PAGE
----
1300 328 855


May 23, 2024

For tax purposes, the purchase of an asset is considered ‘capital’ and is not immediately tax deductible.

Businesses purchasing assets may be able to claim a ‘depreciation’ deduction under the Capital Allowance provisions contained in Division 40 of the Income Tax Assessment Act 1997 (ITAA97).

Where allowable under Division 40, the cost of the asset is depreciated meaning that the cost is progressively claimed over the ‘effective life’ of the asset.

Businesses can self-assess the effective life of an asset or rely on the ATO published effective lives per Tax Ruling TR 2022/1

Overlaying the Capital Allowance provisions in Division 40 is Subdivision 328-D of the ITAA97 which contains ‘simplified depreciation’ rules applicable to small business entities (turnover <$10m).

In particular, Section 328-180 of the ITAA97 provides for an immediate deduction where the cost of the asset is below the legislative threshold.  That threshold being $1,000.

Over the last decade, governments have consistently applied temporary increases to this threshold.  Most recently, we had the unlimited ‘temporary full expensing’ provisions which ended on the 30th of June 2023. 

In the 2023/24 Federal Budget handed down in May 2023, the Labour government announced yet another extension of the $1,000 limit to $20,000 for the 2024 financial year.

The purpose of the extension is to ‘support small businesses’ and to encourage investment.

As is always the case, we must remember that a Federal Budget announcement is nothing until the enabling legislation is passed by Parliament.

The Bill containing this measure is Treasury Laws Amendment (Support for Small Business and Charities and Other Measures) Bill 2023 which was first introduced to Parliament on the 13th of September 2023. 

It was not until the 27th of November 2023 that the Bill was passed by the House of Representatives.

The Senate then sat on the Bill until the 27th of March 2024 when they proposed amendments to the Bill to increase the limit from $20,000 to $30,000, and to lift the eligibility threshold to businesses with turnover of less than $50m.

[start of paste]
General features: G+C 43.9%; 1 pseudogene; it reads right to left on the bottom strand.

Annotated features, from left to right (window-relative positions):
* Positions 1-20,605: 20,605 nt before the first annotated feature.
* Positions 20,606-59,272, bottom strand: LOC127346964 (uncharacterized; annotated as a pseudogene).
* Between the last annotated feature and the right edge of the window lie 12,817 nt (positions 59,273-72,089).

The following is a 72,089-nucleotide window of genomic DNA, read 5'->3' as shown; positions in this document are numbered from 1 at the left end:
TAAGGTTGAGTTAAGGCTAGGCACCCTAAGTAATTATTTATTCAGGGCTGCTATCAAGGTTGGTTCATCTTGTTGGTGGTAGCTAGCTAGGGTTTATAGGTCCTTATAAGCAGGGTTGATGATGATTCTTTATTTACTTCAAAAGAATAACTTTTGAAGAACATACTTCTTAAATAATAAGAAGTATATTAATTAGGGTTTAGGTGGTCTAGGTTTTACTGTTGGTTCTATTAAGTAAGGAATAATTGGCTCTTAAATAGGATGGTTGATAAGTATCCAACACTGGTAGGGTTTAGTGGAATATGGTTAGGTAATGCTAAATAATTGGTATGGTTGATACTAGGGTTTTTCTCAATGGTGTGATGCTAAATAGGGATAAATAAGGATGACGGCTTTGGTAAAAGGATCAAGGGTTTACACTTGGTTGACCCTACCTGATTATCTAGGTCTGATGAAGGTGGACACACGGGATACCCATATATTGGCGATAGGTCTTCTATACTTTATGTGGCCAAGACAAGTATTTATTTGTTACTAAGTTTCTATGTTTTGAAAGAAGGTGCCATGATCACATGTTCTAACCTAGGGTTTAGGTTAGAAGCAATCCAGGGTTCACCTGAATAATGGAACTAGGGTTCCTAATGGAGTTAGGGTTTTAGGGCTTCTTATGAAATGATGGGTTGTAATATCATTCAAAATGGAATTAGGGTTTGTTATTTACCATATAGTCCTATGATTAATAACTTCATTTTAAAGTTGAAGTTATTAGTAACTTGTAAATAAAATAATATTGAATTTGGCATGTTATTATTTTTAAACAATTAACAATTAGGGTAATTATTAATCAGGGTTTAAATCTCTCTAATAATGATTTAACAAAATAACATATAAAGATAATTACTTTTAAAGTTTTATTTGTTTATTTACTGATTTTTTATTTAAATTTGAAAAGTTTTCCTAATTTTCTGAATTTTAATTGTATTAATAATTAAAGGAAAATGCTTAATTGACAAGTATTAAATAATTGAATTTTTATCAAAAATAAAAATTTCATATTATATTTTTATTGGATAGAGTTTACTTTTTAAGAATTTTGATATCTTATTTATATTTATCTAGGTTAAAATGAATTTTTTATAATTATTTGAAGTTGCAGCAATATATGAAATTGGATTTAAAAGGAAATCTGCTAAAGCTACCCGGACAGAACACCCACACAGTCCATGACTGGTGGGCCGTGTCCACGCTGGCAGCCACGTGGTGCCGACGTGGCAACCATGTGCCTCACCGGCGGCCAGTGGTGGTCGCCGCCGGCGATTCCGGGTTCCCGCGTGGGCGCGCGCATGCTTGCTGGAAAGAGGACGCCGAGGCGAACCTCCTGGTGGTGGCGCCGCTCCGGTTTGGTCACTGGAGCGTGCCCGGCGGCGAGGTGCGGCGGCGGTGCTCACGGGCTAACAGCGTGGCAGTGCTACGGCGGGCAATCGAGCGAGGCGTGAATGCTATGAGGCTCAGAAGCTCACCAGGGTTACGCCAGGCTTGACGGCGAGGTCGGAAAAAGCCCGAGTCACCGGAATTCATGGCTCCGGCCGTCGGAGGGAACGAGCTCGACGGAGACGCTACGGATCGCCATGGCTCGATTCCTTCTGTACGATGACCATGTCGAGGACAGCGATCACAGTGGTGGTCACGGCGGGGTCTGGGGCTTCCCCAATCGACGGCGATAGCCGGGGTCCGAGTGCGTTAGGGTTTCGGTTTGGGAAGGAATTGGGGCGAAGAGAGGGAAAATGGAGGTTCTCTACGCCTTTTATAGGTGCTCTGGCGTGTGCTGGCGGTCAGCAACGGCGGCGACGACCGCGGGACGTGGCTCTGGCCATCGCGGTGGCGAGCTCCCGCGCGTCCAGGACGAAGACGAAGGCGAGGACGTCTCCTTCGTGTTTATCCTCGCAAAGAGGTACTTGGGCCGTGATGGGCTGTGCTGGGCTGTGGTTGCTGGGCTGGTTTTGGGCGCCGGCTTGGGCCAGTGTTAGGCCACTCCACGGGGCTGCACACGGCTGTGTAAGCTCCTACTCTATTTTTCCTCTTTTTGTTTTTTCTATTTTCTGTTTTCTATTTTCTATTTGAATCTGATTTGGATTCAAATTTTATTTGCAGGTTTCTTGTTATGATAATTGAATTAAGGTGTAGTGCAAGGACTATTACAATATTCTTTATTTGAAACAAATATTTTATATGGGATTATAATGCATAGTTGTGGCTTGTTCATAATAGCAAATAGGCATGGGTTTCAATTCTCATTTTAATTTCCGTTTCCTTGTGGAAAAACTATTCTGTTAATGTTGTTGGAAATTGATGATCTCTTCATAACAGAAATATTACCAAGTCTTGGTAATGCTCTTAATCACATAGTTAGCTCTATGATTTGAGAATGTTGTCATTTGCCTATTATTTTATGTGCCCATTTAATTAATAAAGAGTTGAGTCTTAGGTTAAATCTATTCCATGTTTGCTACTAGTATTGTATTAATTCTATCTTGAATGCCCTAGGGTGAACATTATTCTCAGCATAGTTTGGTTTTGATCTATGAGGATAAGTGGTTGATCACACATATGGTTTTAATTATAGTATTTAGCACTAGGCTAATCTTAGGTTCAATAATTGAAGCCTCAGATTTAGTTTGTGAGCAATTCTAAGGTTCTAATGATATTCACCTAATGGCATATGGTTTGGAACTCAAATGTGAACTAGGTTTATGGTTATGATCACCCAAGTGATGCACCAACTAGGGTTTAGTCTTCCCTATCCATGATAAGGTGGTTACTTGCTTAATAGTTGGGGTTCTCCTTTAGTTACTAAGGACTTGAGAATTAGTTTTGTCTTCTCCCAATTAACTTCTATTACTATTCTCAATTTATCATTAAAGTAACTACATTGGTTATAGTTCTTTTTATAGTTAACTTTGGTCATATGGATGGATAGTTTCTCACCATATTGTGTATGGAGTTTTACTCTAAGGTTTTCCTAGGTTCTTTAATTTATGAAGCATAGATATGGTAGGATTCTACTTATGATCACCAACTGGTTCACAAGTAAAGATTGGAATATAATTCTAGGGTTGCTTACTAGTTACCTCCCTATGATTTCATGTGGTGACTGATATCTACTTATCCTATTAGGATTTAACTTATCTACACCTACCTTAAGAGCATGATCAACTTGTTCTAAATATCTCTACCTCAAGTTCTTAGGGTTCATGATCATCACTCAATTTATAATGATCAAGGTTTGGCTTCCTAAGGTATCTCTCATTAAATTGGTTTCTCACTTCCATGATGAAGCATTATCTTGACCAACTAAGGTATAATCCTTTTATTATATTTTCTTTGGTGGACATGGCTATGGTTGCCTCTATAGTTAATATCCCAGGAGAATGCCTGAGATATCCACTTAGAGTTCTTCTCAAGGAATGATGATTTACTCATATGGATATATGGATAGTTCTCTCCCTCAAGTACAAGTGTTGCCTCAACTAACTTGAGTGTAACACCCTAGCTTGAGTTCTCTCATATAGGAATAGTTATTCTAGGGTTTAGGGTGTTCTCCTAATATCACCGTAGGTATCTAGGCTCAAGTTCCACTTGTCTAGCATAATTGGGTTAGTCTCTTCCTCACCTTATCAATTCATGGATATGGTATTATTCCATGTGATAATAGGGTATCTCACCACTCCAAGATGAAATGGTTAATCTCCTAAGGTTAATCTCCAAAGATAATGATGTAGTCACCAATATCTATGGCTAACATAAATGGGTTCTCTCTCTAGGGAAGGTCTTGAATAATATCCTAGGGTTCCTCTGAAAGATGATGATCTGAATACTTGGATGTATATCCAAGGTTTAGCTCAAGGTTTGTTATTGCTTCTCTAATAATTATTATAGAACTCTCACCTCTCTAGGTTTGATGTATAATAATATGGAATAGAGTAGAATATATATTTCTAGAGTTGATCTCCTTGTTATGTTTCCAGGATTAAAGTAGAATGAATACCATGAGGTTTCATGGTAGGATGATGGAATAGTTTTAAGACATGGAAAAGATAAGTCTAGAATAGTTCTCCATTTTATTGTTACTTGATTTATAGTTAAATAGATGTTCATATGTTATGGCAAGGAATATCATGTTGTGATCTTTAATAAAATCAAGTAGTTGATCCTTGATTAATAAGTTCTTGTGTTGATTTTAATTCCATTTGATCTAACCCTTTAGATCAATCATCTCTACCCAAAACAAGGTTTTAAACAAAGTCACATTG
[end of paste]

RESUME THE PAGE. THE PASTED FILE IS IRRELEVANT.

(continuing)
The Bill then needed to head back to the House or Representatives for them to consider the amendments.  

The only problem was that the House of Representatives was not due to sit again until the 14th of May.  

On the 15th of May the House of Representatives considered and rejected the Senate amendments.  

The Bill was then sent back to the Senate who on the 16th of May, decided that they would insist on the amendments previously proposed. 

Consequently, the Bill has bounced back to the House of Representatives which does not sit again until the 28th of May.

As such, we will need to wait a while longer to see whether the threshold is $20,000, $30,000 or $1,000.

For a measure that is intended to incentivize investment, and that has a cut-off date of 30 June 2024, this situation is far from ideal.

We will keep you updated on the progress of the Bill as further news comes to hand.

A further announcement has been made as part of the 2024/25 Federal Budget to increase the instant asset write-off threshold from $1,000 to $20,000 for the financial year ending 30 June 2025.

Let’s hope that the government can get the legislation through for this in a timelier manner.

In the meantime, please get in touch if you need assistance to navigate the instant asset write-off rules to maximise your tax outcomes.

Sky Accountants Ballarat

Phone: 03 5332 8855

Office Address: 902 Howitt Street, Wendouree, Victoria 3355, Australia

Postal Address: PO Box 2234, Bakery Hill, Victoria 3354

Sky Accountants Gisborne & Macedon Ranges

Phone: 03 5428 1400

Office Address: 45 Hamilton Street, Gisborne, Victoria 3437, Australia

Postal Address: PO Box 270 Gisborne Victoria 3437